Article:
Not being either an helicopter pilot or an engineer having any significant knowledge of such machines, I would not presume to infer too much but would anyone more knowledgeable care to comment?
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Old 14th Mar 2014, 14:06   #72 (permalink)
 
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You do wonder when...

I found the old PPRuNe threads as one of them was the No.4 most popular on a simple google search when looking for Haughey Air, it doesn't make flattering reading. Its not the only thread with similar wording, and that's just on this site.

Add this:-

http://www.aaiu.ie/sites/default/fil...ral/4719-0.PDF

and one wonders why the anger is directed to someone just reflecting the obvious. (obvious by which I mean there seems to be background issues)
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Old 14th Mar 2014, 14:27   #73 (permalink)
 
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Devil

I wonder if the pressures of corporate flying have come to bear here.
Just a thought as I have been there many times and have been lucky.

RIP to all those who perished......
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Old 14th Mar 2014, 14:30   #74 (permalink)
 
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Corporate is strange world,they spent 15 milion euros for aw139 and save 2500 month for a copilot onboard
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Old 14th Mar 2014, 14:41   #75 (permalink)
 
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Genuine question.

This is being described as a VFR operation. But it's clearly an immensely capable IFR aircraft.

Are we saying the pilot didn't hold a valid Instrument Rating, or that the AOC was for VFR ops only?

Or simply that this was a VFR manoeuvre whilst not in VMC?

Or have I completely misunderstood

Cheers.
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Old 14th Mar 2014, 15:35   #76 (permalink)
 
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If they were going to fly IFR they would need to take off from a site that had an approved departure procedure that would mean they did not hit anything as they took off.
I very much doubt that anyone has invested in having had this done for a private site.
It's not just about the airframe or the pilot's qualifications it is also about the infrastructure surrounding them such as departure procedures and approache plates etc.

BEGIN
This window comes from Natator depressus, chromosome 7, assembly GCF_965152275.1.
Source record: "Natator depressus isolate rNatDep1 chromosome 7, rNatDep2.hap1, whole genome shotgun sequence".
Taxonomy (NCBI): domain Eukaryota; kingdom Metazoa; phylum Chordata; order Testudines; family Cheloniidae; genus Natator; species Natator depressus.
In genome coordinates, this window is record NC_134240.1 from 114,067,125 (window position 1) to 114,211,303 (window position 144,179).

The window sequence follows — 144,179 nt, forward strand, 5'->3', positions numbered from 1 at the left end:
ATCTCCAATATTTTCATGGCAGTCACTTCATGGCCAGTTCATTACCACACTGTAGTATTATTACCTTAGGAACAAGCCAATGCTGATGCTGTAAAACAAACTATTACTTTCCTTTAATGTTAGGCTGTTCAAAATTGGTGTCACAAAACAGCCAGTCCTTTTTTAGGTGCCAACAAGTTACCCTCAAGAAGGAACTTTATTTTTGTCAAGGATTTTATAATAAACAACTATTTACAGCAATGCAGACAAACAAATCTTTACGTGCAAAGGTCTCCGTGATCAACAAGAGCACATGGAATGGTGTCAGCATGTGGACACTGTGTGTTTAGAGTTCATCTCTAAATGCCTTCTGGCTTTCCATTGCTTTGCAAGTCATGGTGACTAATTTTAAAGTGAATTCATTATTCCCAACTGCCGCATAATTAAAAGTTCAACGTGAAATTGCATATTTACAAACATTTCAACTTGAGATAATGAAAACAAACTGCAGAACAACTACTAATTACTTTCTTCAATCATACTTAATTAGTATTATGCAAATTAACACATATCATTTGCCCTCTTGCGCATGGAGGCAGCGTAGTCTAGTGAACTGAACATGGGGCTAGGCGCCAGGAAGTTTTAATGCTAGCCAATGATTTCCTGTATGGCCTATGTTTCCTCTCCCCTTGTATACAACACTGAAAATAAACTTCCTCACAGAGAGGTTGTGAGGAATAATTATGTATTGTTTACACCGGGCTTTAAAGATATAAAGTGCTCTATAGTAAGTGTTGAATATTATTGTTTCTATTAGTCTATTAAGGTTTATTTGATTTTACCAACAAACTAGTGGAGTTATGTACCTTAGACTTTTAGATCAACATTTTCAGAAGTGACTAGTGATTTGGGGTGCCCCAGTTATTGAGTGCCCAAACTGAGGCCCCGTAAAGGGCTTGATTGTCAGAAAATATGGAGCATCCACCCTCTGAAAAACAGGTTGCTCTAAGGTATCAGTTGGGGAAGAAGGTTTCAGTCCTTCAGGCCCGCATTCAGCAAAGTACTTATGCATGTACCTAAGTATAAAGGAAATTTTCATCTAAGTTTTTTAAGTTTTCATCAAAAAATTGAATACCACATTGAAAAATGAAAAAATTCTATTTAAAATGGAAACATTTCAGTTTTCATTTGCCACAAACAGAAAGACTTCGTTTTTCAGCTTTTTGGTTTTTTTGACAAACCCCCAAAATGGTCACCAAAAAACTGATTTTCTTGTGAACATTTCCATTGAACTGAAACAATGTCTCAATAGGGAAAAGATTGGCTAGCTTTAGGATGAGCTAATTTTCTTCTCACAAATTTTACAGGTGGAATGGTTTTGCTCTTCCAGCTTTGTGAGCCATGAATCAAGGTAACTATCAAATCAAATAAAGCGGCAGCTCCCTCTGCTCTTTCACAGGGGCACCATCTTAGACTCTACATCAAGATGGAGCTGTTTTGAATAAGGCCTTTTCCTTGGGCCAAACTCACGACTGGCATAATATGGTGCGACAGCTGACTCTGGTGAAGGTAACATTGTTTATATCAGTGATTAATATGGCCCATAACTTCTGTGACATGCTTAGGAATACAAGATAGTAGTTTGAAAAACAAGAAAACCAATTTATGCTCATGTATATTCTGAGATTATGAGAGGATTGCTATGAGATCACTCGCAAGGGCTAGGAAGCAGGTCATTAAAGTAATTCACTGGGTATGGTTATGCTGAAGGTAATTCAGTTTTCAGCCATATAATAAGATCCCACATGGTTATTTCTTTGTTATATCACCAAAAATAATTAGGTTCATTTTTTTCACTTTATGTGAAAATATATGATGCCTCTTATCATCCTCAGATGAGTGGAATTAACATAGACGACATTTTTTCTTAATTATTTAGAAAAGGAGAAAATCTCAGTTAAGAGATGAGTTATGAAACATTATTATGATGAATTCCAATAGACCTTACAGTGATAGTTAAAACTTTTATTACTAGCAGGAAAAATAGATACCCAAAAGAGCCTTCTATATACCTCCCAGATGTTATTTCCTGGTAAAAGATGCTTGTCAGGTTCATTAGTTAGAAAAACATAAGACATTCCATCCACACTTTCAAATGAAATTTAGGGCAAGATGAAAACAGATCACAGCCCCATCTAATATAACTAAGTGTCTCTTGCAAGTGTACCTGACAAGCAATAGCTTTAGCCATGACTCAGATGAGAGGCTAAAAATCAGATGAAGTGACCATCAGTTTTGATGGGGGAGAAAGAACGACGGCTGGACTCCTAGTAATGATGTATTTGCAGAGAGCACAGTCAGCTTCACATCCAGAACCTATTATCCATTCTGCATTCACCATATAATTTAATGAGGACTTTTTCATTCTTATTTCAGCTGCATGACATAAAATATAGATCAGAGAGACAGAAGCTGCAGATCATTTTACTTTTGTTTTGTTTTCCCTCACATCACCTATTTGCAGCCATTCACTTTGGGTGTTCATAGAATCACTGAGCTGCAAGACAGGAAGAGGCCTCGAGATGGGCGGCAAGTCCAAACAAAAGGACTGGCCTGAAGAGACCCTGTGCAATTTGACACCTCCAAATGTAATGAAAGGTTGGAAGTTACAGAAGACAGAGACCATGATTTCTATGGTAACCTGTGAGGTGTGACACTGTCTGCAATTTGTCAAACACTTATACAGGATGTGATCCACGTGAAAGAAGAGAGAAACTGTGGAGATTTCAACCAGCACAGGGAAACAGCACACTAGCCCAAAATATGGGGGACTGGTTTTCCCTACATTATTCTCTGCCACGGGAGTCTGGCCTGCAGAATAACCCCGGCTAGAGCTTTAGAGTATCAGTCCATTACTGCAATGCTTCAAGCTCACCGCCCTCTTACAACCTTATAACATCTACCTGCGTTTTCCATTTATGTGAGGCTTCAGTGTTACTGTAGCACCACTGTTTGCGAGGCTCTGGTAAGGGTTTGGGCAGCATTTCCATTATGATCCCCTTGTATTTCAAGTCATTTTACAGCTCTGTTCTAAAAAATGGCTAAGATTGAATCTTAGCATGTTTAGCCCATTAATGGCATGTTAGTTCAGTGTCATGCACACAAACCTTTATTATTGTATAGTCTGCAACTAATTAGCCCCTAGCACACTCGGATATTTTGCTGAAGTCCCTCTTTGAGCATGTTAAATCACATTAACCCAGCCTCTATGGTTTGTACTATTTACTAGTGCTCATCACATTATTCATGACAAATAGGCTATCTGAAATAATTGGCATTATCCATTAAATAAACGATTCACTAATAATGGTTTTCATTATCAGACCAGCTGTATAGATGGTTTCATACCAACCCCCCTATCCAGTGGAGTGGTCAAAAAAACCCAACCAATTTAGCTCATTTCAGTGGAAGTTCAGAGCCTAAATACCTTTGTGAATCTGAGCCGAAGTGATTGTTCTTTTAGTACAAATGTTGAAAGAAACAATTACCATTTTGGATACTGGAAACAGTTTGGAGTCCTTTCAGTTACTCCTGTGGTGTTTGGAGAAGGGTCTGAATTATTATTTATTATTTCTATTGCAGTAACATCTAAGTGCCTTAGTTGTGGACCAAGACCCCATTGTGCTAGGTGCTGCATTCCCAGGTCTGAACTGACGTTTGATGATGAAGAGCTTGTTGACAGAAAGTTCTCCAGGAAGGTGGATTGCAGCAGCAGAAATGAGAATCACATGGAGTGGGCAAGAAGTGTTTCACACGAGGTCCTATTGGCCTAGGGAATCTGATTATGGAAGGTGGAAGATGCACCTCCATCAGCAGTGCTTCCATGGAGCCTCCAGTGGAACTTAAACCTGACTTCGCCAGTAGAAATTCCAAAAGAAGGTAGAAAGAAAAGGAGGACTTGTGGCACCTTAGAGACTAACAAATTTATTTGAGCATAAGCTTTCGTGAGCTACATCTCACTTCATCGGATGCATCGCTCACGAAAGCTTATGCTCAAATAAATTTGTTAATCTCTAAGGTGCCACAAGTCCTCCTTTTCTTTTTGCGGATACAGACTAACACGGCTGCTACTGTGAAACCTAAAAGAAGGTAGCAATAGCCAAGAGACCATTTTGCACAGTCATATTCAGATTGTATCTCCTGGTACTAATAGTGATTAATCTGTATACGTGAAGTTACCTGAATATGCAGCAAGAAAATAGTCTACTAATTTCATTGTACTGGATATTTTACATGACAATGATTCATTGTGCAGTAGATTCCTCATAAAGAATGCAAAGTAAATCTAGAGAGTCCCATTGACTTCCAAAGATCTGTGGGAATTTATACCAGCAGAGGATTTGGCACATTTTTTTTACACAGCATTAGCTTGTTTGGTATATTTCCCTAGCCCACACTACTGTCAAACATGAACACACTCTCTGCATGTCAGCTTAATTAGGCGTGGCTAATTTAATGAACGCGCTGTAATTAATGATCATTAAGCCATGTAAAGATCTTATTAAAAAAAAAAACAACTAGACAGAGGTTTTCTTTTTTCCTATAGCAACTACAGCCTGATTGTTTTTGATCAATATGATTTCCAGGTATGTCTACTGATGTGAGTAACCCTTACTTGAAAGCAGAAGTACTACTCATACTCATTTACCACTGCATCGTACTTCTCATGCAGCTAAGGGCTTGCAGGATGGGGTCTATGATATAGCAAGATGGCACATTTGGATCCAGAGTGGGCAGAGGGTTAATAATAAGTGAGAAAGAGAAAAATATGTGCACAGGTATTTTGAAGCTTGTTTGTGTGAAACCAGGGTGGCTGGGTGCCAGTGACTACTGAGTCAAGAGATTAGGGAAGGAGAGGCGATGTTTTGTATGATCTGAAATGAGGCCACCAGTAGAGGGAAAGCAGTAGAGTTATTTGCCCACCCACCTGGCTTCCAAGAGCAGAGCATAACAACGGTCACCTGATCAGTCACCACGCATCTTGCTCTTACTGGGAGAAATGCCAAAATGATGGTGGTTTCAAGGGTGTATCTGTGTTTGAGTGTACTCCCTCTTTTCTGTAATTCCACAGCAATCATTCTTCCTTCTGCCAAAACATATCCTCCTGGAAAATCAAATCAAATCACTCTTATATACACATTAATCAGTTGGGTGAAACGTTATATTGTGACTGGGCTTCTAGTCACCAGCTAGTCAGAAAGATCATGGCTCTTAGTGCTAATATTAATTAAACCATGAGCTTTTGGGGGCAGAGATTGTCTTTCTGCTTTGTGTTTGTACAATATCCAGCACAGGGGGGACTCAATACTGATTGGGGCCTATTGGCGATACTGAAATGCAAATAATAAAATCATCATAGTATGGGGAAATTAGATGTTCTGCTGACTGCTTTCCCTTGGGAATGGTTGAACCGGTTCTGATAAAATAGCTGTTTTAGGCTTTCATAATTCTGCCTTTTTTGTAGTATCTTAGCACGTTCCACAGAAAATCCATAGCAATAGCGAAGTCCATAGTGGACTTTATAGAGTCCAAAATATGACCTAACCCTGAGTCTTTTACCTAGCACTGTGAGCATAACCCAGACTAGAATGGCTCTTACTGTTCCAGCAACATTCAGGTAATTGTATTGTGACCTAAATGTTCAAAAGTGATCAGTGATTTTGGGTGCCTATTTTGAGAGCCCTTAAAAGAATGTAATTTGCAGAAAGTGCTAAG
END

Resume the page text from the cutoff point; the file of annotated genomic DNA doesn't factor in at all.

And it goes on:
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Old 14th Mar 2014, 16:12   #77 (permalink)
 
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FSX, On the subject you raise,BBC Look East this lunchtime showed footage of the aircraft taking off from Gillingham Hall.It struck me that it looked potentially quite tricky.They were using the lawn of the house and the whole site was surrounded by mature tall trees.I would imagine that in poor visibility it would be very easy to clip a branch on your way out.
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Old 14th Mar 2014, 18:14   #78 (permalink)
 
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I accept all your comments.

Good to hear that this was a two crew operation in an excellent aircraft. The Bournemouth accident was really being used as the source of the CAA review material. The Carter accident does have many parallels however. But that is just one and I don't really havea figure of how common this type of flying is these days.

I am sure that in these areas of dense fog patches, moon possibly shining through on occasions, a sound flying decision can quickly become a bad one.

I too saw the BBC footage of the aircraft taking off from the property, and didn't fancy it much. Also, flying for Haughey Air, with Mr Haughey in the back must be an enormous pressure - I have no reason to doubt that the crew would have had no issues with standing down, if they genuinely had concerns about the flight.
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Old 14th Mar 2014, 18:17   #79 (permalink)

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Sp25, wouldn't that depend on the cockpit gradient?
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Old 14th Mar 2014, 18:31   #80 (permalink)
 
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SP25 - I reference this because it gives a clear picture of the crash site:-

Was helicopter in Norfolk crash that killed Lord Ballyedmond safe? | Mail Online

Now not being funny but that suggests to me that it was shunted within a few hundred metres of lifting. So did the weather really change that much??

To be honest its irrelevant because we have what we have.

The bigger point is that it is clear the CAA needs to get involved to better protect commercial pilots from the pressure to fly when it is marginal and to look at what flying is done into and out of private sites.